Include relevant references and websites; if you are lifting someone else’s work, put it in quotes and give the source.   When referencing an article or other post, it’s not considered polite to paste the entire story (not to mention legal in terms of copyright issues).   Most blogs post a summary or the first paragraph (40 words), then include a link to the rest of the story.   But I really don’t want copied articles that are just being regurgitated over the Internet – be creative and summarize in your own words!

Length:   About 250 words would be max.   Sometimes less is more, but it’s only a guideline.

Send great and  awesome photos, graphics and images, people!   How many?   At least two, more is better.   No one wants to read a bunch of words  going on and on about  some vague architectural philosophy  pertaining to  culture and the evolution/decline of man without some interesting photos to break it up.   Again, state the source and if the photo is copyrighted, get permission and  include the name of the photographer.

Send your posts to:   submissions@greenroofs.com

Format:   Word, TXT, or RTF; Photos:   JPG or GIF, no larger than 490 x 342 pixels

Here’s a new opportunity for Greenroofs.com to continue our onward and upward expansion into the greenroof world, as well as your opportunity to share your views with our readership.   So for those of you who want to be bloggers, here’s your chance!

As always, we welcome your ideas and comments ~ Linda V.

A Momentous Occasion for the Planners of Boston GreenFest

August 17, 2009 at 10:11 pm

The organizers of second annual Boston GreenFest 2009  have many ideals regarding their festival, what it represents,  and view it as an ethic to live by.   They have worked tirelessly to promote many aspects of green thinking, living and architecture – including green roofs, of course – but their scope is quite global and much more encompassing.   Karen L. Weber, Coordinator of Boston GreenFest and Executive Director of Foundation for a Green Future, Inc., told me that last Thursday, August 13, 2009 was indeed  “a momentous occasion for the planners of Boston GreenFest.”

Massachusetts State House's Grand Staircase; Photo taken by Halef Gunawan; Source: Boston GreenFest

Massachusetts State House's Grand Staircase; Photo taken by Halef Gunawan; Source: Boston GreenFest

Karen elaborates, “We held our first Green Town Meeting at the Massachusetts State House in front of the Grand Staircase with over 50 people in attendance.   Rep. Frank Smizik, Chair of the Committee on Global Warming and Climate Change, opened the session.   He reminded everyone about the importance of energy efficiency and working to make the changes we need to go forward.   He also suggested that although Massachusetts has an excellent record about advocating for policy that addresses climate change, we must do more.   Senator Marc Pacheco of Taunton, recommended that everyone continue to lobby and push hard for their legislators to strive for higher goals in regards to climate change and efficiency.   Ben Wright of Environment Massachusetts, a group that works hard to advocate the weatherizing of everyone’s home and ways to reduce the cost on homeowners, acknowledged the remarks of Smizik and Pacheco.”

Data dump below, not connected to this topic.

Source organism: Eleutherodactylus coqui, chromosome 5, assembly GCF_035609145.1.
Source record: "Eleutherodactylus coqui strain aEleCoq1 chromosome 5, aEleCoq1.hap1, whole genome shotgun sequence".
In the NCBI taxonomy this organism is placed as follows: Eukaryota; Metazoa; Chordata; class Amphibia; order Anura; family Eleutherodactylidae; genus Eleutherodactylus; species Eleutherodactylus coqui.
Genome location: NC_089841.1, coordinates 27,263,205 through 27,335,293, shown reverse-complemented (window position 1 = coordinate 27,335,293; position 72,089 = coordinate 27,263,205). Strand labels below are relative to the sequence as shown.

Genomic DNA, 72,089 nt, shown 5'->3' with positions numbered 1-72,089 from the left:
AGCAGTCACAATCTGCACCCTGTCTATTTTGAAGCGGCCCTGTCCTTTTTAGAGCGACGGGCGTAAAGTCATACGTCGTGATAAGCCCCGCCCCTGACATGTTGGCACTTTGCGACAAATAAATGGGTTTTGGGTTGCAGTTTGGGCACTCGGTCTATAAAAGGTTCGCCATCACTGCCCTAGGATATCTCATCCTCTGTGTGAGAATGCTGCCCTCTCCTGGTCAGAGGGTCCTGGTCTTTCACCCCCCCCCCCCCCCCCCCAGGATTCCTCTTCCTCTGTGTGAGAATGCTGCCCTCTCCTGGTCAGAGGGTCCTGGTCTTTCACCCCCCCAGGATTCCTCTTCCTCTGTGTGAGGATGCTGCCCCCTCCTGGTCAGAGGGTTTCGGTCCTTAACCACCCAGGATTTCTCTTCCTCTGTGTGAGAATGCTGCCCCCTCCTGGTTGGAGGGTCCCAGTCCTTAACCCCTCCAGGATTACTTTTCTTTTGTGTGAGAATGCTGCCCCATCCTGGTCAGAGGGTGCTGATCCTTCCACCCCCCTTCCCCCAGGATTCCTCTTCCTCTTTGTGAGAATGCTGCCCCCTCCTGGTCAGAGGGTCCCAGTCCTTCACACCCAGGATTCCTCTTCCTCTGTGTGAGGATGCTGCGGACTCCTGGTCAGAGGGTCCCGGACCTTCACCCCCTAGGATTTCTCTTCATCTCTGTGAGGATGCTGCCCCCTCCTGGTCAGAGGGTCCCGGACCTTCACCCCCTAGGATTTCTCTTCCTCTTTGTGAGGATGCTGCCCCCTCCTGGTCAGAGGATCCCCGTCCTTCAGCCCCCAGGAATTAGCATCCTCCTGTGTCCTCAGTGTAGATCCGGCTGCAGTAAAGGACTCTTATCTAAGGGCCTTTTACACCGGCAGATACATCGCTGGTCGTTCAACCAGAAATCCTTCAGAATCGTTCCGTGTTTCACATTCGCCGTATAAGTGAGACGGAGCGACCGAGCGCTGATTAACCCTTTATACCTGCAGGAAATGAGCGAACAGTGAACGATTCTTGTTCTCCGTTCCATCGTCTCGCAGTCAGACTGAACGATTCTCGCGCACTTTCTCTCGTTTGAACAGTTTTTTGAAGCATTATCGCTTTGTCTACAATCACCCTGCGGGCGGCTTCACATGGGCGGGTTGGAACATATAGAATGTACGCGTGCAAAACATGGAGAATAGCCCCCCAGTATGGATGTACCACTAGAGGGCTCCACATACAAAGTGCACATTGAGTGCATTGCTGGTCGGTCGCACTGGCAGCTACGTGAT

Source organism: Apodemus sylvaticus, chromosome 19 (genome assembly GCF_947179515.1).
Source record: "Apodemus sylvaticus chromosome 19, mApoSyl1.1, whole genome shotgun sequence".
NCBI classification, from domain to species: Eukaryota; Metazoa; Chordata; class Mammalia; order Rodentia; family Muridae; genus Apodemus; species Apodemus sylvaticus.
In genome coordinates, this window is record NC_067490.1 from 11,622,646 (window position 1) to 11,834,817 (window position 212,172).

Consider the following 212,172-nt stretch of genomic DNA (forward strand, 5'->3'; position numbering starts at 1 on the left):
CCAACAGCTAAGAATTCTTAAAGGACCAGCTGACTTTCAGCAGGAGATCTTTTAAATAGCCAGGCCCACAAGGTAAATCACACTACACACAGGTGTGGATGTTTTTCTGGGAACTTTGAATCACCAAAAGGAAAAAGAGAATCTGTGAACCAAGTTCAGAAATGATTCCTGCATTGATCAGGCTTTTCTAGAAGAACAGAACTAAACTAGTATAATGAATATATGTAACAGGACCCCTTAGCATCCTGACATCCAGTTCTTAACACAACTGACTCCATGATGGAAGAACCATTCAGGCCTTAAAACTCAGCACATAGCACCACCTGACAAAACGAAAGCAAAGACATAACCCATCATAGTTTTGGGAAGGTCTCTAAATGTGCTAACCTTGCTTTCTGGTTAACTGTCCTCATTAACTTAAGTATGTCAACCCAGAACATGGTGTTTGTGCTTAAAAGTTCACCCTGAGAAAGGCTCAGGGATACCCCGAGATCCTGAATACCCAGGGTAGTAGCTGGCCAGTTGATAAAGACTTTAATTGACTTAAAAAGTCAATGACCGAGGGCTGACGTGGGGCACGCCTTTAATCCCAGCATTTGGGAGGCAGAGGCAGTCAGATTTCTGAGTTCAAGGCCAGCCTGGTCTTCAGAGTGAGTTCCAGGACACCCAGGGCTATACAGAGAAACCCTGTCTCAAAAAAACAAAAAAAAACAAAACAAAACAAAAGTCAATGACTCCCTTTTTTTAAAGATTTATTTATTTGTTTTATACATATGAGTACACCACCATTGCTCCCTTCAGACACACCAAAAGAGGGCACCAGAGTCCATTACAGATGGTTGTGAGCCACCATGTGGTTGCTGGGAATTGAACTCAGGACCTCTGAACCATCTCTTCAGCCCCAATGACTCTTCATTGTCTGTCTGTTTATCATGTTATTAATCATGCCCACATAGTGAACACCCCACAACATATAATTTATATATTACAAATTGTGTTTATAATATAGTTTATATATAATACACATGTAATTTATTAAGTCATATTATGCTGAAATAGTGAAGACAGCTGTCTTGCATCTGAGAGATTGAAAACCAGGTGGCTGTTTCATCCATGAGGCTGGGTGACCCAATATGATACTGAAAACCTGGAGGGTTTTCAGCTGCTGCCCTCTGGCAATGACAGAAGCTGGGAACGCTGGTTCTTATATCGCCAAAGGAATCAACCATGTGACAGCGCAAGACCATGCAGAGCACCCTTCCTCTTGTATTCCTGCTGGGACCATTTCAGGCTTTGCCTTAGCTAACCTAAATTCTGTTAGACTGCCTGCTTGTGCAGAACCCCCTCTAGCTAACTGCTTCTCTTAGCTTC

Karen read the draft of the GreenFest Manifest to set the stage for  their brainstorming session, and continues, “Scotland Willis, a member of the GreenFest planning committee and candidate for City Councilor at Large, reaffirmed the work we had to do and the unique opportunity GreenFest provides to the community to bring everyone together.   Raking Williams spoke about the fact that we have entered a time for change, for all life to be revered.   Tito Jackson, another City Council candidate, praised us for doing the work we are doing.   Craig Altemose, law student at Harvard, local coordinator of Massachusetts Power Shift and Green Town Meeting Coordinator for GreenFest, set the parameters of our work today.   We were to break in three discussion groups, with reports back before lunch.   After lunch, we were to constitute new groups and refine our ideas from the ones proposed at report back.   Final summary at 1:45 – 2 pm.
 
“The GreenFest Manifest is a document that combines ideas and a plan for action.   We decided to create a way to bring everyone on board to making changes in ways that could impact energy conservation and efficiency, global warming, and respect for life in a way that could establish clear actions for our city and commonwealth.   We intend to read the Manifest publicly at Boston GreenFest and hope to have everyone at GreenFest sign it.   It will then by sent to President Obama and our world leaders at Copenhagen to show them what we are ready to begin doing, and to inspire them to do that much more on a global level.   We hope we can inspire every state around the country and groups across the globe to come up with their own Manifest and put it into action.”
 
Here is the preamble to the GreenFest   Manifest,   and when the final form is complete, Karen will share  it with us:
 
Whereas Boston GreenFest invites all of our communities to come together regardless of race, color, background, and diverse beliefs to learn, connect and celebrate, today we reaffirm our commitment to protect and nurture life in all of its forms; to explore a balanced relationship with our complete self and our world; and to use sincerity, justice, discipline, kindness, wisdom, and principled determination to achieve a better union and universal peace.

We pledge to eradicate hunger and war so that peace will reign in our world; to educate each other so that we can create a world in which we live in harmony with nature and our surroundings; a world in which our children will not have to worry about carbon counts or rising tides; a world in which a stable climate will continue to provide us with the blessings of all our natural systems as well as the blessings of agriculture; a world in which the ties of family and community are placed above material possessions.

We commit to the principle that in all our decisions, we will consider their impact on all future generations.

Participants and Volunteers from Boston GreenFest 2008; SOurce: Bostone GreenFest

How inspirational, and momentous, indeed!

~ Linda V.